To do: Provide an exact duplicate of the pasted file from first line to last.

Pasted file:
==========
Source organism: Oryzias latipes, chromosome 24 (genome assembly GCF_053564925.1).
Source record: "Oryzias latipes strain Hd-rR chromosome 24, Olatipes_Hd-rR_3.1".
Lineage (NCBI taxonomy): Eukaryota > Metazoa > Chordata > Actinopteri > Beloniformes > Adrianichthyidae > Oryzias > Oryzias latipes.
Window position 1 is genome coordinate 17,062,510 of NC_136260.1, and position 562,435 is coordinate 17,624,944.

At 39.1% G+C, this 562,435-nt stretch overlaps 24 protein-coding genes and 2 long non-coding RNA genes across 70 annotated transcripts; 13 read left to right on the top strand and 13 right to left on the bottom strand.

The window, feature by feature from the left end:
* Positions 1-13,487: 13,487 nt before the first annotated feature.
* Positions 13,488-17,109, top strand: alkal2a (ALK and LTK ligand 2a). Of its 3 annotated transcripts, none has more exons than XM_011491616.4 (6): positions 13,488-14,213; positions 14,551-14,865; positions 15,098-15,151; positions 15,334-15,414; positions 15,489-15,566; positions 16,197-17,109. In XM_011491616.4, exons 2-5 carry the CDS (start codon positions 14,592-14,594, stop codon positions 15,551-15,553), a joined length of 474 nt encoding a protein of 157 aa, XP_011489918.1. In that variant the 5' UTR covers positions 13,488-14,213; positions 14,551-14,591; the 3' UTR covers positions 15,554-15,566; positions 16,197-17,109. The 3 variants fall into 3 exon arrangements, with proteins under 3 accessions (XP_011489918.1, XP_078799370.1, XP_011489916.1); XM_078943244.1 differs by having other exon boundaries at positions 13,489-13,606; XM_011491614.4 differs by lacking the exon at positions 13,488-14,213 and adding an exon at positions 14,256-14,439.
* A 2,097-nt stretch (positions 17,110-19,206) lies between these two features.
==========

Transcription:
Source organism: Oryzias latipes, chromosome 24 (genome assembly GCF_053564925.1).
Source record: "Oryzias latipes strain Hd-rR chromosome 24, Olatipes_Hd-rR_3.1".
Lineage (NCBI taxonomy): Eukaryota > Metazoa > Chordata > Actinopteri > Beloniformes > Adrianichthyidae > Oryzias > Oryzias latipes.
Window position 1 is genome coordinate 17,062,510 of NC_136260.1, and position 562,435 is coordinate 17,624,944.

At 39.1% G+C, this 562,435-nt stretch overlaps 24 protein-coding genes and 2 long non-coding RNA genes across 70 annotated transcripts; 13 read left to right on the top strand and 13 right to left on the bottom strand.

The window, feature by feature from the left end:
* Positions 1-13,487: 13,487 nt before the first annotated feature.
* Positions 13,488-17,109, top strand: alkal2a (ALK and LTK ligand 2a). Of its 3 annotated transcripts, none has more exons than XM_011491616.4 (6): positions 13,488-14,213; positions 14,551-14,865; positions 15,098-15,151; positions 15,334-15,414; positions 15,489-15,566; positions 16,197-17,109. In XM_011491616.4, exons 2-5 carry the CDS (start codon positions 14,592-14,594, stop codon positions 15,551-15,553), a joined length of 474 nt encoding a protein of 157 aa, XP_011489918.1. In that variant the 5' UTR covers positions 13,488-14,213; positions 14,551-14,591; the 3' UTR covers positions 15,554-15,566; positions 16,197-17,109. The 3 variants fall into 3 exon arrangements, with proteins under 3 accessions (XP_011489918.1, XP_078799370.1, XP_011489916.1); XM_078943244.1 differs by having other exon boundaries at positions 13,489-13,606; XM_011491614.4 differs by lacking the exon at positions 13,488-14,213 and adding an exon at positions 14,256-14,439.
* A 2,097-nt stretch (positions 17,110-19,206) lies between these two features.